To be honest, I’m a bit surprised I wasn’t hospitalized at any point while reading The Martian. Reading this book is kind of like what I’d imagine it be like if you clamped some jumper cables to a car battery and completed the circuit with your body. It’s intense as shit is what I’m trying to get across here. I am 100% serious when I say I read the last 20% or so of the book with sweaty, shaky palms, completely unable to catch my breath and fully convinced my heart was going to give out before I got to the end.
The story opens with Mark Watney being stranded on Mars. So, you know, you go in fully aware that Mark is pretty much fucked and that sucks because Mark is amazing. For a dude that does an incredible amount of complicated math in his head, I latched on to him like whoa (I am super incredibly bad at math and physics and generally avoid them like the plague but was so damn relatable the overwhelming amounts were (vaguely) followable and didn’t send me running in the opposite direction). For a guy in an absolute shit situation, he’s hilarious, upbeat and heart-breakingly resourceful (I say heartbreaking because the endless cycle of I FIXED IT-EVERYTHING IS FUCKED UP-I FIXED IT-EVERYTHING IS FUCKED UP gave me actual chest pains). He puns like a champion, appreciates the divinity of duct tape and creates his own measurement unit called ninjas. I fucking love this guy.
In addition to Mark pushing back his so-likely-it’s-basically-inevitable demise moment by teeth-grindingly tense moment, The Martian also depicts how Earth reacts to one of their own being stuck on a neighboring planet and it’s so beautiful. Nations come together, social media rises to the occasion, the whole world watches NASA’s every move like ‘Yo, so, when are we saving this guy? Let’s go.’ (basically exactly what you’d expect unless you’re a cynical asshole like me and the efficient, selfless, international cooperation caught you off guard and made you cry bittersweet ‘if only’ tears).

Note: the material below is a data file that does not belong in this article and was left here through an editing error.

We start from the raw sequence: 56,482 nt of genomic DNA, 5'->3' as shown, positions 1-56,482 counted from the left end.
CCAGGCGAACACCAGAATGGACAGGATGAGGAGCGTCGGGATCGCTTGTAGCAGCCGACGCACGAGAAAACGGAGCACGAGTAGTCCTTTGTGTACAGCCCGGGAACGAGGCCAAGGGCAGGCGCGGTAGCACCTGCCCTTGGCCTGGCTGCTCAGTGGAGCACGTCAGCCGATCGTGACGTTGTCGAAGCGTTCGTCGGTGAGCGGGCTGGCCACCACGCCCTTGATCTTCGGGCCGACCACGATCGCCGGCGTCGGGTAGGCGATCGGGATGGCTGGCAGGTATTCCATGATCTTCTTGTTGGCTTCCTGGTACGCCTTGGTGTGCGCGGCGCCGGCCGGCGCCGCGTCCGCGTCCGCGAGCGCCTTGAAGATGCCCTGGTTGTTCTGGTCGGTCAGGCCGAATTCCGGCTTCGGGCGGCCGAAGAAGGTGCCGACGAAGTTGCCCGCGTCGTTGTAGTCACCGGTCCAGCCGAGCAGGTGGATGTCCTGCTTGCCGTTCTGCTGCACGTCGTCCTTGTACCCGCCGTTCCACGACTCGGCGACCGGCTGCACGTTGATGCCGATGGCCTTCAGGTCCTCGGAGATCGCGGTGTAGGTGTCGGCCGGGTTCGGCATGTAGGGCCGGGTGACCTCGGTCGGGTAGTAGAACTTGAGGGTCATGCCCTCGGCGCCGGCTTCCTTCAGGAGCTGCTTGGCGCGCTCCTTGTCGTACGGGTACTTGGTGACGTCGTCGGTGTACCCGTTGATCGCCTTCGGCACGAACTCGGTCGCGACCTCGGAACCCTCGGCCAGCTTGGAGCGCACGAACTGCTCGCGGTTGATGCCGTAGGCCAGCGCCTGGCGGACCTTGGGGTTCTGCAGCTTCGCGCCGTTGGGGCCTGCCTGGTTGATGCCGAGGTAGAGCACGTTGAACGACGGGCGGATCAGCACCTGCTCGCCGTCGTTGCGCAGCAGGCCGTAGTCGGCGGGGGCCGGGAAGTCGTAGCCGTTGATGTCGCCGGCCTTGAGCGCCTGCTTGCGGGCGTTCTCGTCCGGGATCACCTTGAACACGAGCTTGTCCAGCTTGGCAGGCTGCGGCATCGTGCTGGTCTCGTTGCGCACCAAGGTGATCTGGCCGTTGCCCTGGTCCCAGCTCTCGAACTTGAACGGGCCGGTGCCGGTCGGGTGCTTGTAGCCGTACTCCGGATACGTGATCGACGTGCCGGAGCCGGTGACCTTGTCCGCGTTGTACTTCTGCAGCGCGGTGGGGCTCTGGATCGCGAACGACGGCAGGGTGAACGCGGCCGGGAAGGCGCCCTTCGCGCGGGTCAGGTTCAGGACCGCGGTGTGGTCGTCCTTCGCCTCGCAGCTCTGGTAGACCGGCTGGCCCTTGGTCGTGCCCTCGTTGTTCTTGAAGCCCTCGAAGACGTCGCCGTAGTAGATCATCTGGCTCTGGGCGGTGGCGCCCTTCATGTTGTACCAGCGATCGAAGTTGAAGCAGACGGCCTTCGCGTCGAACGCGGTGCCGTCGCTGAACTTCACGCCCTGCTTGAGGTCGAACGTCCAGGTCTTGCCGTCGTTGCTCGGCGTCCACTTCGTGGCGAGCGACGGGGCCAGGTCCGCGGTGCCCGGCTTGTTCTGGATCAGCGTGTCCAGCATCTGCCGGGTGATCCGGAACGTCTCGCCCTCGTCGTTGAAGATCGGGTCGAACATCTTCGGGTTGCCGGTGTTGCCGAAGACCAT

Ready Player One by Ernest Cline
In the year 2044, reality is an ugly place. The only time teenage Wade Watts really feels alive is when he’s jacked into the virtual utopia known as the OASIS. Wade’s devoted his life to studying the puzzles hidden within this world’s digital confines—puzzles that are based on their creator’s obsession with the pop culture of decades past and that promise massive power and fortune to whoever can unlock them.
But when Wade stumbles upon the first clue, he finds himself beset by players willing to kill to take this ultimate prize. The race is on, and if Wade’s going to survive, he’ll have to win—and confront the real world he’s always been so desperate to escape.
This is another Tatum rec and what I’ve learned from this experience is to listen to her when she says a book is the best. It’s been awhile since I’ve been so into a book I’ve stayed up until 2.30 in the morning with work the next day because I couldn’t put said book down and I am pleased to inform you that Ready Player One broke my dry spell.
This book is like an extended episode of VH1’s I Love the ‘80s if that show was also a virtual reality MMORPG adventure. So, you know, I loved every fucking word. If you’re not the kind of person who goes nuts for pop culture references and/or gaming and ‘80s trivia aren’t your thing, I’d still recommend giving it a shot. The world-building is top notch, the characters are fantastic and vivid, the story is engaging as all hell and the ending is epic.
In spite of it being a fairly serious story (as in, not a constant fluff parade) with some intense, dark moments, Ready Player One is so much fun. It’s fascinating and exciting and I’m running out of adjectives. I also hugely appreciated that a book centered around the fabulousness of gaming had a running theme of ‘as awesome as the internet is, don’t forget that a) you’re dealing with real live people and b) there is a life outside the internet and that can be pretty cool too’ because hello relevance and truth.
Because I’m feeling the love and sharing is caring, I’m giving away one of the books mentioned above.